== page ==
The Best Songs From “Rubber Soul”
Rubber Soul Sleeve art - Youtube
The sixth album of the Fab Four’s continuous rise to fame, Rubber Soul contained an all-original catalog that proved the maturity of the band in terms of compositional prowess. The band also notably tried to incorporate brighter guitar tones, and multiple new instruments were thrown into the mix, like the fuzz bass and sitar. The album name Rubber Soul is a play on the term plastic soul, where they felt they weren’t as authentic as the African-American artists they looked up to. Here are some of the best tracks from a pivotal album by the Beatles.
“If I Needed Someone”
One of George Harrison’s best contributions to the band, “If I Needed Someone” was written for his soon-to-be wife Pattie Boyd, but the overall theme could be likened to a casual kind of affection. It showcased the relationship between the Beatles and the Byrds, where Harrison borrowed the 12-string jangle of Roger McGuinn’s rendition of “The Bells of Rhymney”.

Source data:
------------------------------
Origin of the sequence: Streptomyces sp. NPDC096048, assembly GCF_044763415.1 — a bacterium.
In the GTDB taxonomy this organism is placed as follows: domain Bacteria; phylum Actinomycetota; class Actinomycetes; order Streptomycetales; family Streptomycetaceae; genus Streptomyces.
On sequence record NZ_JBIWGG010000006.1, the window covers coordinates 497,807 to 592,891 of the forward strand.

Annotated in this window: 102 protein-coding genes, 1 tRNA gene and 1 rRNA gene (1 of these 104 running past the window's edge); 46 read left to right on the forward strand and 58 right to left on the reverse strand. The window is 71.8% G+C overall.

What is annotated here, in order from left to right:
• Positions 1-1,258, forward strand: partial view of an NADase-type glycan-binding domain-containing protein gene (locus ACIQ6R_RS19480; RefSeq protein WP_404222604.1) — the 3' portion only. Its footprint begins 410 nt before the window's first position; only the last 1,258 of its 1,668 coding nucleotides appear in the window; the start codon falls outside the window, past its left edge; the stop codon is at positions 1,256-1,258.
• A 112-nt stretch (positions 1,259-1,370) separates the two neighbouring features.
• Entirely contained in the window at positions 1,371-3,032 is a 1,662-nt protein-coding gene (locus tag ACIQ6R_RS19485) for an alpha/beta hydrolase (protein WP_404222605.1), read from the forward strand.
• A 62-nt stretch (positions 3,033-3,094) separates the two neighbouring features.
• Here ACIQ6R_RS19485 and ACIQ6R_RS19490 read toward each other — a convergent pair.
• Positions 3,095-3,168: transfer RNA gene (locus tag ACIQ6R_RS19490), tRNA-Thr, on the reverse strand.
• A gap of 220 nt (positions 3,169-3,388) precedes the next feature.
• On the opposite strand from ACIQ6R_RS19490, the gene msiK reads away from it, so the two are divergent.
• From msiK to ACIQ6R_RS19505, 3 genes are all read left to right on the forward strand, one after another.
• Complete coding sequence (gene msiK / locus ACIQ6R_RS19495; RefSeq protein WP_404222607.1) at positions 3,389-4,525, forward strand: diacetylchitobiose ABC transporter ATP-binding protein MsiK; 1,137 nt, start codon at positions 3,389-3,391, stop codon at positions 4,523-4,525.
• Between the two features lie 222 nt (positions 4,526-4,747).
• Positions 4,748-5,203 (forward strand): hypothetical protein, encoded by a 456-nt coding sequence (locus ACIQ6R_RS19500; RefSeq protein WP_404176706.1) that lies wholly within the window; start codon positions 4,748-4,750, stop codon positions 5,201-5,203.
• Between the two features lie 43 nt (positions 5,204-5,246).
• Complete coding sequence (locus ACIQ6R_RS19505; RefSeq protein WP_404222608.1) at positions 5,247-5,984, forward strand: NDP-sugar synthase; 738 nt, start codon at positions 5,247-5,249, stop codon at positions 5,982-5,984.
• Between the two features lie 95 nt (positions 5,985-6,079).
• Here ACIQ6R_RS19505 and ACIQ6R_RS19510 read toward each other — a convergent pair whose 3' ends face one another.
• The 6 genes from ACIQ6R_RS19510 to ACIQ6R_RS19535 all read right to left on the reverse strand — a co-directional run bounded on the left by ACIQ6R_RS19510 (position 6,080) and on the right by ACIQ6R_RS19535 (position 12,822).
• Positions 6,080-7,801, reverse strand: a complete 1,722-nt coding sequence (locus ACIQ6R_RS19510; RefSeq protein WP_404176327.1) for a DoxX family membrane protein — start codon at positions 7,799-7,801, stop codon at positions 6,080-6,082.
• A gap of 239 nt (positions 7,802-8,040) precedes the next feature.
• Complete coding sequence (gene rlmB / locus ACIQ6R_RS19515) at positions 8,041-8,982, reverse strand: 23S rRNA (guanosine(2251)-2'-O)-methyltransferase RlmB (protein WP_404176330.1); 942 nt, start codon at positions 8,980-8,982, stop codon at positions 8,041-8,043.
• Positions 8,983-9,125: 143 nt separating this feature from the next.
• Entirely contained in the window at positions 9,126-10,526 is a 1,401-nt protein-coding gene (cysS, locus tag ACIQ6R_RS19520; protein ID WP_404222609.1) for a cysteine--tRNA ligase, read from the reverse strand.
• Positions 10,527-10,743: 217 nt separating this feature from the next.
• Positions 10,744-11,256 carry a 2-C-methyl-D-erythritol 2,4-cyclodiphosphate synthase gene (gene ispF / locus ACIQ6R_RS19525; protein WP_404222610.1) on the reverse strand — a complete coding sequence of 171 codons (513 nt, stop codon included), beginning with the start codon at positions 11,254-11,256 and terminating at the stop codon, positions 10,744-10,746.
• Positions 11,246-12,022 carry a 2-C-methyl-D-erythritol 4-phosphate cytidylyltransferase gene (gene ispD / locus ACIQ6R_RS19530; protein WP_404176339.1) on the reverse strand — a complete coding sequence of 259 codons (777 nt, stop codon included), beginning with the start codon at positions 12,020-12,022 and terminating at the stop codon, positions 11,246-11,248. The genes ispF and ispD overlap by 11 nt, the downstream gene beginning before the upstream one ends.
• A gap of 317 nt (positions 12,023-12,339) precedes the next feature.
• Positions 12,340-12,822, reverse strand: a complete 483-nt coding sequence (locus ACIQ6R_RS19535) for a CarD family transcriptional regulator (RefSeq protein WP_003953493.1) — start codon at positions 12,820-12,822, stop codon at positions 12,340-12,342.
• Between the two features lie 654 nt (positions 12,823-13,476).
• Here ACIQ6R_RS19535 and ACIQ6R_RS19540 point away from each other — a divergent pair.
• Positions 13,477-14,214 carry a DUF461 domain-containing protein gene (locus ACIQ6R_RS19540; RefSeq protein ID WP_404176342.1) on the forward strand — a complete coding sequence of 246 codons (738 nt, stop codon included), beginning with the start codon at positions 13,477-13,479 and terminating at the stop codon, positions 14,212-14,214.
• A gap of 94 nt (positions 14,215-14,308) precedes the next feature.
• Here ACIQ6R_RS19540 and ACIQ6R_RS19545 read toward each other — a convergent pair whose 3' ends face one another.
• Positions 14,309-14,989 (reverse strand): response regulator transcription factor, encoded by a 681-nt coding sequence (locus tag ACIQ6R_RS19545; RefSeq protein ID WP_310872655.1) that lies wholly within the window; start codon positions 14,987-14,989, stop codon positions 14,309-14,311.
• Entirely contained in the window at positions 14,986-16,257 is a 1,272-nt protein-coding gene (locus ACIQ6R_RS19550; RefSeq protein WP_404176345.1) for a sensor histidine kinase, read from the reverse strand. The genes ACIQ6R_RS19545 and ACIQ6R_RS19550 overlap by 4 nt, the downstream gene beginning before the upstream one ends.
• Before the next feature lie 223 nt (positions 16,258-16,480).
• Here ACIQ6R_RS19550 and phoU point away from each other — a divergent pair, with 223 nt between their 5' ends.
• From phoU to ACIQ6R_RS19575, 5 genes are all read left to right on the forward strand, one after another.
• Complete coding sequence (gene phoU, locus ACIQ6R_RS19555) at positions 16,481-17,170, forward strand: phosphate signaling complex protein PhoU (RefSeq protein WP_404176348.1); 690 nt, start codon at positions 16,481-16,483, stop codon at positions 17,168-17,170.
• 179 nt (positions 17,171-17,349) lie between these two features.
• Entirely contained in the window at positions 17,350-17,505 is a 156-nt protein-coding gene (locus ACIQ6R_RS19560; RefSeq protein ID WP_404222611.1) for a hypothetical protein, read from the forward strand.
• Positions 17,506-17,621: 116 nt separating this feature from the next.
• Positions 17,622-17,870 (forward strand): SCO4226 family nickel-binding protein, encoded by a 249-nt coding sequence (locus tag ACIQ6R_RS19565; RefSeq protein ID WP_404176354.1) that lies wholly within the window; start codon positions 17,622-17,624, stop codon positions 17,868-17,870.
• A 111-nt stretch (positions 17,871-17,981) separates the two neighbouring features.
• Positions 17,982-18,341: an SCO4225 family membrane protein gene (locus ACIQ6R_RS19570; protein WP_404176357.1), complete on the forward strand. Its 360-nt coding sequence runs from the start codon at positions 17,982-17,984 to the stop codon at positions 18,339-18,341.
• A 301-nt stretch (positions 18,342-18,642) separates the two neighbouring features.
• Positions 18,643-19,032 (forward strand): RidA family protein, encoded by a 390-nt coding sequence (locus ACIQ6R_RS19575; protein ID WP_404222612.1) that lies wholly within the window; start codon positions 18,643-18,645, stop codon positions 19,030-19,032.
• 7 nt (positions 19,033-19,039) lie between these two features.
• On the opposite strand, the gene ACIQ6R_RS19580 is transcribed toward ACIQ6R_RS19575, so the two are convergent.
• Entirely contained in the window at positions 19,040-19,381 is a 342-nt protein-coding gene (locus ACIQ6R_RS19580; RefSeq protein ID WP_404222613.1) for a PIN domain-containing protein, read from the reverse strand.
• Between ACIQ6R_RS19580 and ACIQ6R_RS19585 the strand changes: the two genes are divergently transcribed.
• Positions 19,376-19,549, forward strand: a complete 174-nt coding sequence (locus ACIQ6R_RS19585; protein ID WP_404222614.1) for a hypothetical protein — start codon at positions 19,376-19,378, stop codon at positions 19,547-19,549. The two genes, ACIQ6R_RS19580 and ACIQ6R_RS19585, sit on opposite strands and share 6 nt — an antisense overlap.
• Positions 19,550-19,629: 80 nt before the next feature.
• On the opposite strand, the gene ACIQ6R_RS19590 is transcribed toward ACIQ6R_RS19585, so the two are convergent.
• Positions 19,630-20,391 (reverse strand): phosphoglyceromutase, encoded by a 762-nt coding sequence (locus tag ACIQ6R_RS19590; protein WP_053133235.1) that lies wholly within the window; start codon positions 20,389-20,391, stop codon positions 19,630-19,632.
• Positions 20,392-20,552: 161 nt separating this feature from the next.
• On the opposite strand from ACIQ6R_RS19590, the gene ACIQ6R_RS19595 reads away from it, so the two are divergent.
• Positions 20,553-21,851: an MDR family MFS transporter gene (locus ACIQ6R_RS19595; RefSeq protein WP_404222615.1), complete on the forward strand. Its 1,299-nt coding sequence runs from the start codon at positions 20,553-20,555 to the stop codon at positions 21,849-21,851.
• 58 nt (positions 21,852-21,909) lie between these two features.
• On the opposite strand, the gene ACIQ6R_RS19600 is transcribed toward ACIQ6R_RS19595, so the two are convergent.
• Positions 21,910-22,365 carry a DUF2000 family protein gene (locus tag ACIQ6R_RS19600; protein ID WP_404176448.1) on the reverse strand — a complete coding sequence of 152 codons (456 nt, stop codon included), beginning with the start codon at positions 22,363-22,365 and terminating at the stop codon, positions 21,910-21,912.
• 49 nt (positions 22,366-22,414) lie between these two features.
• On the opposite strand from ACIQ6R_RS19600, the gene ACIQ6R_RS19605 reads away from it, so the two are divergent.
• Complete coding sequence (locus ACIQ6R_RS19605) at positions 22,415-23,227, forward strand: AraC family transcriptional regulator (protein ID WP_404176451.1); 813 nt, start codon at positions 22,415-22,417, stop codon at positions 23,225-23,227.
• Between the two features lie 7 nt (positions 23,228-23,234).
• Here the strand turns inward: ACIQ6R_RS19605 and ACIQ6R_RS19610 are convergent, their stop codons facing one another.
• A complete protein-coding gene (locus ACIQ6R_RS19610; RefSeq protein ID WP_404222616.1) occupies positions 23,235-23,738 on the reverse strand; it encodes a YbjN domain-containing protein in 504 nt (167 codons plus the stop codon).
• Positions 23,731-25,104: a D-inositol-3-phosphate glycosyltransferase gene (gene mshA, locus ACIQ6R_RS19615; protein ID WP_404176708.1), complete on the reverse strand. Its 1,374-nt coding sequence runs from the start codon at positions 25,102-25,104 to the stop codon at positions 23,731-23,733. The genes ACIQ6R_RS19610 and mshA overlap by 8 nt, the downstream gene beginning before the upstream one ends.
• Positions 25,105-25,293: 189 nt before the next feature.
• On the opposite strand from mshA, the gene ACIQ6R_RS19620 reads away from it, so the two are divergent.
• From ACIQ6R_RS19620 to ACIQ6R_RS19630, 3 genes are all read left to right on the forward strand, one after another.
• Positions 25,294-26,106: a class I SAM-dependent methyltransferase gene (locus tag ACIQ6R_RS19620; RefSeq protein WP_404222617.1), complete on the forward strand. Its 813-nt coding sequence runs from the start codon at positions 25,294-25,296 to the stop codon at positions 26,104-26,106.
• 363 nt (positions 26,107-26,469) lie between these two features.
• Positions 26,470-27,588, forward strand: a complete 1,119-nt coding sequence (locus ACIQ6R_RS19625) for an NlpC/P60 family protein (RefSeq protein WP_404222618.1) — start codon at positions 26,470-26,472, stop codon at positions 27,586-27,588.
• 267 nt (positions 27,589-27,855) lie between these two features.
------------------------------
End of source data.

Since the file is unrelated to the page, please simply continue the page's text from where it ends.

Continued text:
“I’m Looking Through You”
Written by Paul McCartney about his disappointment with then-girlfriend, actress Jane Asher, and her inability to give him attention during their relationship. It featured a slow yet effective progression, with Harrison’s impressive guitar work and Ringo’s Hammond organ parts for that distinct, slight call to the blues.
John Lennon’s contribution to the album was rather devoid of the frequent romance themes they used in the era, aiming for a more philosophical standpoint in songwriting. The three part harmony of McCartney, Lennon, and Harrison added to that unique vibe the song offered, and a full guitar solo was achieved with both Lennon and Harrison performing it together.
“Norwegian Wood (This Bird Has Flown)”
A song about Lennon’s brief affair with a woman in London, it featured some of the most revolutionary arrangements the Beatles did in the middle of their career, particularly with the first-ever implementation of a sitar in a Western recording. The track’s “exotic” sound is a magical transport to fairy woodlands, with tasteful vocal harmonies topping it off satisfactorily.
“In My Life”
The song was a personal effect of Lennon’s life put into music, and was revised to fit a more poignant point of view. It is most recognizable from George Martin’s piano contribution on the track, after being asked by Lennon to play something Baroque. Martin couldn’t keep up with the song’s tempo however, and was solved by running the tape at half speed, that when played back at normal tempo, became faster and an octave higher, reminiscent of a harpsichord tone.